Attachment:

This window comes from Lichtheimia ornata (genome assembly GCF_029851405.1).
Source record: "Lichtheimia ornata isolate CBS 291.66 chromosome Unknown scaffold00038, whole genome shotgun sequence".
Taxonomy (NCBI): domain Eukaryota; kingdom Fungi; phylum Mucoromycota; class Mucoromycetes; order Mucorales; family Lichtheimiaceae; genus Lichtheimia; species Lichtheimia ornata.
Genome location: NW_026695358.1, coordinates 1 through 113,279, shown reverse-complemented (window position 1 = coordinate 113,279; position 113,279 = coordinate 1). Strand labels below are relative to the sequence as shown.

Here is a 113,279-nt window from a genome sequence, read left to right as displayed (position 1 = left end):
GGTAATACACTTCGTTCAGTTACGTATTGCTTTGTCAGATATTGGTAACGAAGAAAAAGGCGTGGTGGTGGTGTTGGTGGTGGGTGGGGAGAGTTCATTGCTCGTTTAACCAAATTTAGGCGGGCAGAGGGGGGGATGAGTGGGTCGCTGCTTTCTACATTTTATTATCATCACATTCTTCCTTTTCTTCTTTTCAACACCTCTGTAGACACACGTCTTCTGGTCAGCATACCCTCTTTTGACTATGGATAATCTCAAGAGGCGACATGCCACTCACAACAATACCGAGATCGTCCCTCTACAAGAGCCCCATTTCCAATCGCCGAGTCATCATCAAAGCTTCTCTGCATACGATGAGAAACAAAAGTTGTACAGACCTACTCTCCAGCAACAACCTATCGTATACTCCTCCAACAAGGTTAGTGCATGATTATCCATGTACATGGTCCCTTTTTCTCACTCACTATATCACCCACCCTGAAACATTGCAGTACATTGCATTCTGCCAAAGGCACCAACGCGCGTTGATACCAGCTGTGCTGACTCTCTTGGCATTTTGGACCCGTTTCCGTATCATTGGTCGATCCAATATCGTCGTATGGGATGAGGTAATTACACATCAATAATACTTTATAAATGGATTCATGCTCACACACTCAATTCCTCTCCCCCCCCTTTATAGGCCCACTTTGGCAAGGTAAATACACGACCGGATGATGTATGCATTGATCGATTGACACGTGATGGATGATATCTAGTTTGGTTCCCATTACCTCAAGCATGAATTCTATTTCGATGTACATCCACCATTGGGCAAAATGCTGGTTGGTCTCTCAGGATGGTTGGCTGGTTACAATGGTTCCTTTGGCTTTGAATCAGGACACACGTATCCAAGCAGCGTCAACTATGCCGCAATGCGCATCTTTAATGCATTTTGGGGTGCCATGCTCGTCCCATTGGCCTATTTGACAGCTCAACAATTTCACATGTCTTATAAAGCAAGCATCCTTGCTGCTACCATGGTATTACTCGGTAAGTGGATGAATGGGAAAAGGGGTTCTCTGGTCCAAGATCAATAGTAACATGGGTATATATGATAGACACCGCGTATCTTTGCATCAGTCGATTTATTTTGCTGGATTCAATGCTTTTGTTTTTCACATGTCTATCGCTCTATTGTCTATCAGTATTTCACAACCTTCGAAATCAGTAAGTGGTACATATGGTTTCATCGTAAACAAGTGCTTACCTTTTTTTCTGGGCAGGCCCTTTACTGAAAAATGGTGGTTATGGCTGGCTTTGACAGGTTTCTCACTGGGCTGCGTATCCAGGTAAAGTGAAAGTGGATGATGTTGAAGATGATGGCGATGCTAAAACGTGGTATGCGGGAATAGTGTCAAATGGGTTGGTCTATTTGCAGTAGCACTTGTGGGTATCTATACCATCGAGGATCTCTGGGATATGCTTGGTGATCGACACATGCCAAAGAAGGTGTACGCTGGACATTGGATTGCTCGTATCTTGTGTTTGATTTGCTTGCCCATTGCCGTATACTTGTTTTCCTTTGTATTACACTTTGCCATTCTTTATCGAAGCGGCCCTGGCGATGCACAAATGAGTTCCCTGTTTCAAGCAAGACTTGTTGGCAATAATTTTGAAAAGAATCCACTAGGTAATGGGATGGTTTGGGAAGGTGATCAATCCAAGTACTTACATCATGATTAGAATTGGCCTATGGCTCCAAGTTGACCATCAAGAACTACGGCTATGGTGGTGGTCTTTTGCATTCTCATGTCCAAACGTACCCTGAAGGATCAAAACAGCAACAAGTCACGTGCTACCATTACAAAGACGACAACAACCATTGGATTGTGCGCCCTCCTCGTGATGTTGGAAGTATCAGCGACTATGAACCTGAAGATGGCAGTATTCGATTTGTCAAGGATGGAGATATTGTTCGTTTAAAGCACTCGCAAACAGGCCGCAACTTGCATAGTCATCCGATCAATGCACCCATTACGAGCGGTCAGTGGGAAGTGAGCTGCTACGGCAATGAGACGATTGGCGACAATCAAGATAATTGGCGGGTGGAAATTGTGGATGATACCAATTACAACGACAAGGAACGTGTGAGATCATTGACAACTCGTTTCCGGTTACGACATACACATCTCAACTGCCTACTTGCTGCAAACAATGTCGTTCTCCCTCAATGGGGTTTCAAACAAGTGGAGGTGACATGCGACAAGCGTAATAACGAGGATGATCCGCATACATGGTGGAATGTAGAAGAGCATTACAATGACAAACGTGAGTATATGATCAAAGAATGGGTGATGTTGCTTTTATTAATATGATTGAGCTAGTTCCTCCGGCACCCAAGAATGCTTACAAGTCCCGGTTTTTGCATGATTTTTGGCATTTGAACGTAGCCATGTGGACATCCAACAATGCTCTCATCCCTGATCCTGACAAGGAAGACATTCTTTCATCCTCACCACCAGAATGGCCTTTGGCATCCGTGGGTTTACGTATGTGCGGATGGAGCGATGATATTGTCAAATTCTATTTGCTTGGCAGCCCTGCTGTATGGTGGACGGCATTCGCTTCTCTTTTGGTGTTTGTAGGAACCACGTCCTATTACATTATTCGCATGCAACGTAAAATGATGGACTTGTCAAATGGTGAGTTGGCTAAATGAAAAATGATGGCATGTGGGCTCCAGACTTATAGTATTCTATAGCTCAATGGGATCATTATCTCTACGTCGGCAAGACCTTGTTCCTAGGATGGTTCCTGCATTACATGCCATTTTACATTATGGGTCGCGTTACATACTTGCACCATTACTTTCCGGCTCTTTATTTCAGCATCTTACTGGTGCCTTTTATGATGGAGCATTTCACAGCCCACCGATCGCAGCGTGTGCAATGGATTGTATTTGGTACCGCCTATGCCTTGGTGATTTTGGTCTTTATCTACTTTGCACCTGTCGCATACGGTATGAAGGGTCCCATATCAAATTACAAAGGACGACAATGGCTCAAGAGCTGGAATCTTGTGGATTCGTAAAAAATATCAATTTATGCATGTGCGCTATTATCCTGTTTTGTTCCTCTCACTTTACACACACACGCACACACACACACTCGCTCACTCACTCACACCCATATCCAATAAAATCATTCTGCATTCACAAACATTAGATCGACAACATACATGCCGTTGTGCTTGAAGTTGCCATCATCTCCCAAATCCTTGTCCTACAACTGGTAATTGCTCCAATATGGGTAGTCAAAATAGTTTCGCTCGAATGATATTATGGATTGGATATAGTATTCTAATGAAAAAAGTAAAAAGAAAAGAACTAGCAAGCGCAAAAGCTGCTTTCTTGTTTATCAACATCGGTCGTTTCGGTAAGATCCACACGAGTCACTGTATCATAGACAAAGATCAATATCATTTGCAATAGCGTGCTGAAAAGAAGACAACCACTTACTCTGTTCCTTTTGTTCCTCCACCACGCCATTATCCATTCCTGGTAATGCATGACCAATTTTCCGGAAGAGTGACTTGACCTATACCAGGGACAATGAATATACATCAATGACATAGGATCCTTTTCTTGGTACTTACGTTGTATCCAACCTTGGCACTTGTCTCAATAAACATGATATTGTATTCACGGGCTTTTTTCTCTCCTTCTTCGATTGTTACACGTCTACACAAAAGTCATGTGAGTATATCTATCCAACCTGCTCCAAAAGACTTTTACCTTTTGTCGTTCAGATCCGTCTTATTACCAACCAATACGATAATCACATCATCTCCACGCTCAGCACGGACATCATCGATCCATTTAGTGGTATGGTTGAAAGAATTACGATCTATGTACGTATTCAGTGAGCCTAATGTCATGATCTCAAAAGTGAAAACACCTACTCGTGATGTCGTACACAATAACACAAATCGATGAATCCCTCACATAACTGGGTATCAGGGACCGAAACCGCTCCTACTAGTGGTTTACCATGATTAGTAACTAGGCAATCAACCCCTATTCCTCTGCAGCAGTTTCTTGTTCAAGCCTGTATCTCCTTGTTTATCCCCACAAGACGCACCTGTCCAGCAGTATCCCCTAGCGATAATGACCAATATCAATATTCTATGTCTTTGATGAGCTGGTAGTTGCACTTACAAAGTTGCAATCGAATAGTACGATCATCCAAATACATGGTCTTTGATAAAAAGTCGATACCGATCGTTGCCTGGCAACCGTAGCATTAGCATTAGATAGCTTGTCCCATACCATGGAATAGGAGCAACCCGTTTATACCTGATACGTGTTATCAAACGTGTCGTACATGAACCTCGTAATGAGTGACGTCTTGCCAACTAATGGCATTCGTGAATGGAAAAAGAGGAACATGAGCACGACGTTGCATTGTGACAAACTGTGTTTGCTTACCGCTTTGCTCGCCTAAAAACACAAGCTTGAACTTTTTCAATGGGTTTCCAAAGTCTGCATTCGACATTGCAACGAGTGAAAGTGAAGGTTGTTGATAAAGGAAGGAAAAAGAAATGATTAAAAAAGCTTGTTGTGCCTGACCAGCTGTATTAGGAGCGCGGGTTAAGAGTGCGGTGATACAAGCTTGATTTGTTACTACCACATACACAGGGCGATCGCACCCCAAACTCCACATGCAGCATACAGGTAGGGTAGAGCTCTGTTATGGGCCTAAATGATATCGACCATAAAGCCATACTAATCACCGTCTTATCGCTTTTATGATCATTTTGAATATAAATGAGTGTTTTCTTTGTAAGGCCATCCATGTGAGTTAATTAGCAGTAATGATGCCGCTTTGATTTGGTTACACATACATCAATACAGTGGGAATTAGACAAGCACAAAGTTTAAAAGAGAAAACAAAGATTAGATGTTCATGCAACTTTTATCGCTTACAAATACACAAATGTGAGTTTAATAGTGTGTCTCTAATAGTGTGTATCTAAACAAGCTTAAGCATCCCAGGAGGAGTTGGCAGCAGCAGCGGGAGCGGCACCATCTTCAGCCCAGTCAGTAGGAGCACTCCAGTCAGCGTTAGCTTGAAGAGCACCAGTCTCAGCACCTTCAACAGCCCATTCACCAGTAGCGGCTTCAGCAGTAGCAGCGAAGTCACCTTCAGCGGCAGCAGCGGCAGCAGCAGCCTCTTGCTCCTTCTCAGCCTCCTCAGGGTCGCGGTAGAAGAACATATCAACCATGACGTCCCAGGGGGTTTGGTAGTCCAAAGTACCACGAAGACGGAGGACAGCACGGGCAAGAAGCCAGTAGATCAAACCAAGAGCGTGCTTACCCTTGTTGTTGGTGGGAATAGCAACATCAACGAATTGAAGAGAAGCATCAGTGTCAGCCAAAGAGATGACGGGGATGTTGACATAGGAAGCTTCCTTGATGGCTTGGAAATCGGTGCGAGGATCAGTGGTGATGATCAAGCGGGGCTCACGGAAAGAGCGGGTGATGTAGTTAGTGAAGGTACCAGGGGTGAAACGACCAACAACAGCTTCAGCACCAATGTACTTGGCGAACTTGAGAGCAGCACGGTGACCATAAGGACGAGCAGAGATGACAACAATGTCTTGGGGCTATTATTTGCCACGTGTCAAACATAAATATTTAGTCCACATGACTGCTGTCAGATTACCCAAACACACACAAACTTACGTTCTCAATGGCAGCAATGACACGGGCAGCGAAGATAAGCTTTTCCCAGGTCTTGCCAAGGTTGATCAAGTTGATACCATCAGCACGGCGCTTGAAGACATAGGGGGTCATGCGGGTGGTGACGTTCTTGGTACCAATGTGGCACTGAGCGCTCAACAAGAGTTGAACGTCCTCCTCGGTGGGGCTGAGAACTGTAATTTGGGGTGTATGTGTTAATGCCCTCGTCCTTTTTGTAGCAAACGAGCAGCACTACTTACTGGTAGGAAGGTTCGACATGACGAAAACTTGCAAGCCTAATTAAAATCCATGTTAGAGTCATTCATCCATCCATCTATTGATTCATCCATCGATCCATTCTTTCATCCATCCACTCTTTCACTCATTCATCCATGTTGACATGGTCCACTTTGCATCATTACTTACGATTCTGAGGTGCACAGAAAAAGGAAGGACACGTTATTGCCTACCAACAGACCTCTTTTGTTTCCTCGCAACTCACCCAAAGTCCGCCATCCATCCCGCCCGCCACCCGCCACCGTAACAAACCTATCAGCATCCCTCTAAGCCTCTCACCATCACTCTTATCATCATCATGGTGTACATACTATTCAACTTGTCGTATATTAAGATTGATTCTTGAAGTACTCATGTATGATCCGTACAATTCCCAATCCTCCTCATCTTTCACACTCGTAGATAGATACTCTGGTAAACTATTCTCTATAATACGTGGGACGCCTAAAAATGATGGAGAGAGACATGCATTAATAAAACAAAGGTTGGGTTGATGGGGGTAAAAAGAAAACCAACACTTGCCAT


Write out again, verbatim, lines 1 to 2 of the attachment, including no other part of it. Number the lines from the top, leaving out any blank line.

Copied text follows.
This window comes from Lichtheimia ornata (genome assembly GCF_029851405.1).
Source record: "Lichtheimia ornata isolate CBS 291.66 chromosome Unknown scaffold00038, whole genome shotgun sequence".